Angina Treatments Weighed in Elderly
Study Shows Similar Long-Term Survival Rates
Aug. 30, 2004 -- When it comes to treating chest pain, or angina, in people aged 75 or older, heart surgery and medication have similar long-term survival rates, according to a new study in the journal Circulation.
The finding comes from the Trial of Invasive versus Medical Therapy in the Elderly (TIME), which was headed by cardiologist Matthias Pfisterer, MD, of University Hospital in Basel, Switzerland.
Angina occurs when a buildup of plaque narrows the heart arteries and blocks blood flow that feeds the heart. Angina is a sign that you are at risk for a heart attack.
The TIME team divided 300 elderly patients, all of whom were at least 75 when the study started, into two groups: those receiving surgery for angina and those receiving medication. Forty-two percent were women.
After six months, most people from both groups were still alive (about 91% of those who had surgery and almost 96% of those given medication).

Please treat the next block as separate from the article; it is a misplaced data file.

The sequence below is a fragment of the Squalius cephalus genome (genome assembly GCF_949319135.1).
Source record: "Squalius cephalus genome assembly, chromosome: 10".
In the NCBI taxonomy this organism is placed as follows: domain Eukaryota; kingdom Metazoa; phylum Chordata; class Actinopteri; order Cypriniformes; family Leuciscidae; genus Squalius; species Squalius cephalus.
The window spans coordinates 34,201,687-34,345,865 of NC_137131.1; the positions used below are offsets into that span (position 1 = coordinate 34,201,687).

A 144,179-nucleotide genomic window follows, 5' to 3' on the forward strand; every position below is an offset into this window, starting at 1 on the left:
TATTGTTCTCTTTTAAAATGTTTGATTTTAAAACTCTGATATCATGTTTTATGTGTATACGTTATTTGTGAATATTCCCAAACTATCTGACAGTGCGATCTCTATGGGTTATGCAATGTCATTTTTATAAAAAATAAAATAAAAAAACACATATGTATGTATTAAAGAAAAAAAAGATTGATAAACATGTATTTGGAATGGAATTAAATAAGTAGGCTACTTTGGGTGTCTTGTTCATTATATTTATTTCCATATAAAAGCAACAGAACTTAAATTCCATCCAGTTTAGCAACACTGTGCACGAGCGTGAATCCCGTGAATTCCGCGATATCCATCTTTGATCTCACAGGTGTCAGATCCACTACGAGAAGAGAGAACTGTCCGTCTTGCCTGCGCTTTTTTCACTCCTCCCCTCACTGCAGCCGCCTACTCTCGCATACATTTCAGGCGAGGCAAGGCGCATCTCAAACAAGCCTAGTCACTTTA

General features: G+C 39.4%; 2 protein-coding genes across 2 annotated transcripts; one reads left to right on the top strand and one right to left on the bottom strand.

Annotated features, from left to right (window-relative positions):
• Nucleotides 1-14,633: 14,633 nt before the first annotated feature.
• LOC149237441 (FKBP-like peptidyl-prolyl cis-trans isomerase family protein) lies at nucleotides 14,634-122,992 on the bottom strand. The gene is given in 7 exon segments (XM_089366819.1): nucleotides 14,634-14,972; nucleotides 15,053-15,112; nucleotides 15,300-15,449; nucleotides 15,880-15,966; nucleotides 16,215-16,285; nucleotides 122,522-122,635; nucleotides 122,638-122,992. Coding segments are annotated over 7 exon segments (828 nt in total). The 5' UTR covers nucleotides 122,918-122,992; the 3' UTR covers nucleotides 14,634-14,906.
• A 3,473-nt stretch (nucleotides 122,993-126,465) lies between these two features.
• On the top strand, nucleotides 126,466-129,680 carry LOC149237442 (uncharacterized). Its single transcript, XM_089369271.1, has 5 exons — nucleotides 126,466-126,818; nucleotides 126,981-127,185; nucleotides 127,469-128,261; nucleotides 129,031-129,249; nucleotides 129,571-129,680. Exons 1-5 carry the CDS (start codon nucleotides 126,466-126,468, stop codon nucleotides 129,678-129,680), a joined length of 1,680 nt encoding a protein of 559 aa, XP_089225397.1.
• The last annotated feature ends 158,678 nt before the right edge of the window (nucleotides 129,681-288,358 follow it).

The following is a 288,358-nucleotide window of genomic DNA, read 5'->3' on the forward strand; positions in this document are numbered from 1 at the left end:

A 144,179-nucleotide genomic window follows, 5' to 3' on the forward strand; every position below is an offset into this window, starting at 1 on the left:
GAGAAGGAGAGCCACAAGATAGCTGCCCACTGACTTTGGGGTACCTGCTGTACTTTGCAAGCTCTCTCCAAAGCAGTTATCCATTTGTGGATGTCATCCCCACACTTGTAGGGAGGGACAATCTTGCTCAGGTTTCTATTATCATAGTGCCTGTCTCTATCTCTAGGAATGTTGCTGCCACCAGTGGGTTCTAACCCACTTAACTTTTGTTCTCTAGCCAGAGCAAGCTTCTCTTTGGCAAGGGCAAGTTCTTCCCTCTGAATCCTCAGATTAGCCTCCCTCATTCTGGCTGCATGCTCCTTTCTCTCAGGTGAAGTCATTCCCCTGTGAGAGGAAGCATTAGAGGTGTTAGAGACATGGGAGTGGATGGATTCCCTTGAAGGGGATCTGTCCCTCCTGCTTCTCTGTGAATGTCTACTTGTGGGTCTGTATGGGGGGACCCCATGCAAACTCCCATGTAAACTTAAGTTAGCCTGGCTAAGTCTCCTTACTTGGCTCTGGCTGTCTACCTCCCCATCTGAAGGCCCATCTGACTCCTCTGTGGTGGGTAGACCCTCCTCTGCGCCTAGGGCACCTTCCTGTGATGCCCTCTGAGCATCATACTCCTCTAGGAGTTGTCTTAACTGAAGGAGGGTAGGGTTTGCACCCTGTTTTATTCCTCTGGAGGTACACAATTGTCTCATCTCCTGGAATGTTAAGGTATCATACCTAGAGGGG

After one year, 276 patients were still alive, including about 90% of the surgery group and almost 94% of the medication group.
The two groups also had similar survival rates around five years after treatment. About 71% of the surgery group and 73% of the medication group were still alive at that point.
During the study, there were no significant differences between the groups in heart attack deaths; however, patients assigned to treatment with medications had almost twice as many nonfatal heart attacks and hospitalizations.
Overall, almost two out of every five surgery patients remained free of any major heart-related event or angina during the study, compared with only one in five of the patients treated with medication.
The findings should help elderly patients and their doctors weigh angina treatment options, say the researchers.